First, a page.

Because, as they’ll easily be able to “prove” in support of their assertions, a significant percentage of the illiterate participants will be able to learn to read just as effectively without glasses.
The “logic” above is JUST as ill-considered as the majority of anti-medication articles and books out there. And sad. And harmful.
PLEASE — Don’t drink the Kool-ade.
Make my LIFE!
I flash back to the first ten years of my ADD/EFD coaching career, when I still had the energy and patience to gently and carefully build community as I attempted to educate – twenty-five years ago.
That was back when ADD/EFD books targeting the general public were rare, little was known about what to do about Executive Functioning Dysregulations, and the majority of people didn’t even believe they were legitimate disorders – including many doctors!
After twenty-five years of non-stop advocacy, I’m exhausted. And discouraged. Even though, thank God, a great many more people believe in the validity of the diagnoses, I simply can’t believe that so many seem to know so little about them, despite the plethora of resources available today (including well over 500 articles written from a backlog of 25 years of reading, research and personal experience that I’ve compiled here on ADDandSoMuchMore.com).
Waiting to try Meds
They speak of “trying to avoid medication” or “avoiding meds so far,” as if medication were a last-ditch response, to be tried only when everything else failed.
While it is true that a great many diagnosed ADD/EFDers seem to manage better once they’ve aged and each pre-frontal cortex has matured, in my experience, MOST ADDults, diagnosed or undiagnosed, and no matter how well they seem to be doing, continue to under-function for many, many years past puberty.
That, in turn, hamstrings their levels of achievement in ways that “advantage-matched” non-ADD/EFDers do not experience.
Related Post: Underfunctioning: Einstein at the Patent Office
It’s Not a Level Playing Field
- “Normal” Kids: In addition to their ability to acquire grade-level appropriate skills as they step through their educational years, the majority of so-called “neurotypicals” have the additional advantage of getting to swim with the current for the remainder of their lives.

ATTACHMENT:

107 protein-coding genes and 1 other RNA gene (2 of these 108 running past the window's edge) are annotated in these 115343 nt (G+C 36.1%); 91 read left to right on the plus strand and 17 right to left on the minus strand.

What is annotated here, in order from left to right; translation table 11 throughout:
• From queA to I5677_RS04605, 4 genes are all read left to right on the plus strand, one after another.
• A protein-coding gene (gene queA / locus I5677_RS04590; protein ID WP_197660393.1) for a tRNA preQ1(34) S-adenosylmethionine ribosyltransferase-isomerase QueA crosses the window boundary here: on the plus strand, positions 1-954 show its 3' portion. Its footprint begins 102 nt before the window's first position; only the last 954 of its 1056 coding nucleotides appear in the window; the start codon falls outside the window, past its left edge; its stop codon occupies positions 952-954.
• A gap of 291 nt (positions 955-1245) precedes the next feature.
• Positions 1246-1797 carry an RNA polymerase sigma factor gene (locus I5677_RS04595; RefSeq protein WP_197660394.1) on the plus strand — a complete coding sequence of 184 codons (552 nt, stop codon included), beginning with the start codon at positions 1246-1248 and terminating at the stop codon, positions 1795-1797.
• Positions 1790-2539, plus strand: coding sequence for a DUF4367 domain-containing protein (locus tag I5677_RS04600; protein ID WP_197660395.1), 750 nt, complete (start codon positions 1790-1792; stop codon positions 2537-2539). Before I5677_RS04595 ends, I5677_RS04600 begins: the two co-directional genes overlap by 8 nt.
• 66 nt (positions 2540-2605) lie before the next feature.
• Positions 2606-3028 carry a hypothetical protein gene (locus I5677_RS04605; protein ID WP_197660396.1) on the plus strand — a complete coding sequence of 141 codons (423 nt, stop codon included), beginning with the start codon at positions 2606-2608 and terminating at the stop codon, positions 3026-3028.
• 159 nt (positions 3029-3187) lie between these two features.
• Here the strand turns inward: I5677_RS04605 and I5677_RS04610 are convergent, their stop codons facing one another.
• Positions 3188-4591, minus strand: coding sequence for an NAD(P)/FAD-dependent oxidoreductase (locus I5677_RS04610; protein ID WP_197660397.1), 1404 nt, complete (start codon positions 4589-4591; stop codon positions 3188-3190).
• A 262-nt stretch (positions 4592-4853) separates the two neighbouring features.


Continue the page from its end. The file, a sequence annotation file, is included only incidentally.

- EFD Kids: Not only do a great many continue to fall behind in their struggle to acquire grade-level appropriate skills, which limits their educational success and opportunities, ADD/EFDers are forced by a “neurotypical-dominant” society to swim against the current for much of the rest of our lives.
Yet the “finish times” of both groups are measured against one another in the Olympics of life as if both groups were swimming the same race.
At any point in life, as long as it is not contraindicated, properly titrated medication can level the Executive Functioning playing field somewhat.
But I want to remind everyone that the Head Start Program was instituted because of the strong belief in the clear relationship between a strong start and life success.
ONLY those ADD/EFDers who are identified early in childhood, with assistive technology in place from diagnosis, GET that strong start.
MOST ADD/EFDers struggle for years after diagnosis,
EVEN those who are lucky enough to be diagnosed in childhood.
The apparent lessening of symptoms as adulthood approaches (coupled with the scare-tactics and ridicule of nay-sayers like the derisive Sir Ken Robinson) means that MANY ADD/EFDers do not even consider getting formally diagnosed or medicated until life challenges reach a point when they are no longer willing or ABLE to continue to soldier on.
Even once these floundering individuals reach the point of action toward diagnosis, far too many doctors are still reluctant to diagnose and/or medicate ADDults who clearly need both, which delays successful treatment further.
Making an informed CHOICE
I know first-hand how difficult it is to make the choice to take stimulant medication. I can only imagine how much MORE difficult it must be to make that choice for a beloved child.